This article explores the relationship between precision attack and international humanitarian law. It begins by addressing the nature of precision attack, including precision technologies, the combat environment in which it occurs, attacker tactics, and the targeting process. Modern precision attack's greatest impact on international humanitarian law lies in four areas: indiscriminate attack; proportionality; precautions in attack; perfidy and protected status. The author concludes that precision warfare has both positive and negative implications for the interpretation and application of international humanitarian law on the twenty-first-century battlefield.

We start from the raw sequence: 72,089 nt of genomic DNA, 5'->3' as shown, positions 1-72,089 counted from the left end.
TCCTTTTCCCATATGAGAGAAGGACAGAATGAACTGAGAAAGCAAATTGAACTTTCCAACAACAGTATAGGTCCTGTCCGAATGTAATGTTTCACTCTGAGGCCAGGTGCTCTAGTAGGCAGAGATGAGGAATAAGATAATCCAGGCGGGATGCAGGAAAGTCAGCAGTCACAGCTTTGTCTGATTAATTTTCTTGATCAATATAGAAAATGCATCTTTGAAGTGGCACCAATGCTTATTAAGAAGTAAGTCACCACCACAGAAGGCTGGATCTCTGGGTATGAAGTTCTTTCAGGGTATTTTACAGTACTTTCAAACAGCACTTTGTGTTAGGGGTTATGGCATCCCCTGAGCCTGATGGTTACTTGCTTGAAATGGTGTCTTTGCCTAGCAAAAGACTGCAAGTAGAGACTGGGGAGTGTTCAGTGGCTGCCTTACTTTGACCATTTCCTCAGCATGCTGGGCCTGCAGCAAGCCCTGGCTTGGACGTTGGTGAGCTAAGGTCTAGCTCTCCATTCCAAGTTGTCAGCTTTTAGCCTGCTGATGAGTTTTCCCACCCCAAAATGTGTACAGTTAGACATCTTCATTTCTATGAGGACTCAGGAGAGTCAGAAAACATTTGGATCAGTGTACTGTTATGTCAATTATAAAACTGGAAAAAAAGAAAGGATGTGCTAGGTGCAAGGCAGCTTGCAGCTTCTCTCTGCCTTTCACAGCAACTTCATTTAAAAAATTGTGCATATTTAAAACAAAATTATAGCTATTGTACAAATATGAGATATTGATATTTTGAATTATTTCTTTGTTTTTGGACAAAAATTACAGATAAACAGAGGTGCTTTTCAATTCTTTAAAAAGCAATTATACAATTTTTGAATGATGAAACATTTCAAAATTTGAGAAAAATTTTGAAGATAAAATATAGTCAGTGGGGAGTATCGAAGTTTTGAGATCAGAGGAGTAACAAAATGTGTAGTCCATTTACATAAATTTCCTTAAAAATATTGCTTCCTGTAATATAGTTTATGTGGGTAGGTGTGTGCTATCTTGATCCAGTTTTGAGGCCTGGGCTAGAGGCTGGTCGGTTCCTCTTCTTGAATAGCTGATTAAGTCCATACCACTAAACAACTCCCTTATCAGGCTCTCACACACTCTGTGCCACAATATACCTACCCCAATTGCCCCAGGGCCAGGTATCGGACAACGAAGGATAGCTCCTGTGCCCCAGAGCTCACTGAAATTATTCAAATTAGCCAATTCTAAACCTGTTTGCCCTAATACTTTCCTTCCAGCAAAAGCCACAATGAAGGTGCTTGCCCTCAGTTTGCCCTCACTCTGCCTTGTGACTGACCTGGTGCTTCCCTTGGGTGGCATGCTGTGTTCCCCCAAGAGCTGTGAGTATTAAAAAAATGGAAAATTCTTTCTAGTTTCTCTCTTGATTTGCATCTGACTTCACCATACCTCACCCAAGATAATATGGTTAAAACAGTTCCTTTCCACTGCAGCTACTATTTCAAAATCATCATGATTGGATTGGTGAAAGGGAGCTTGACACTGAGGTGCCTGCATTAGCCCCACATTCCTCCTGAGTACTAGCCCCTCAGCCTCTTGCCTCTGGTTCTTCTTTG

Michael N. Schmitt is Professor of International Law at the George C. Marshall European Center for Security Studies, Garmisch-Partenkirchen, Germany.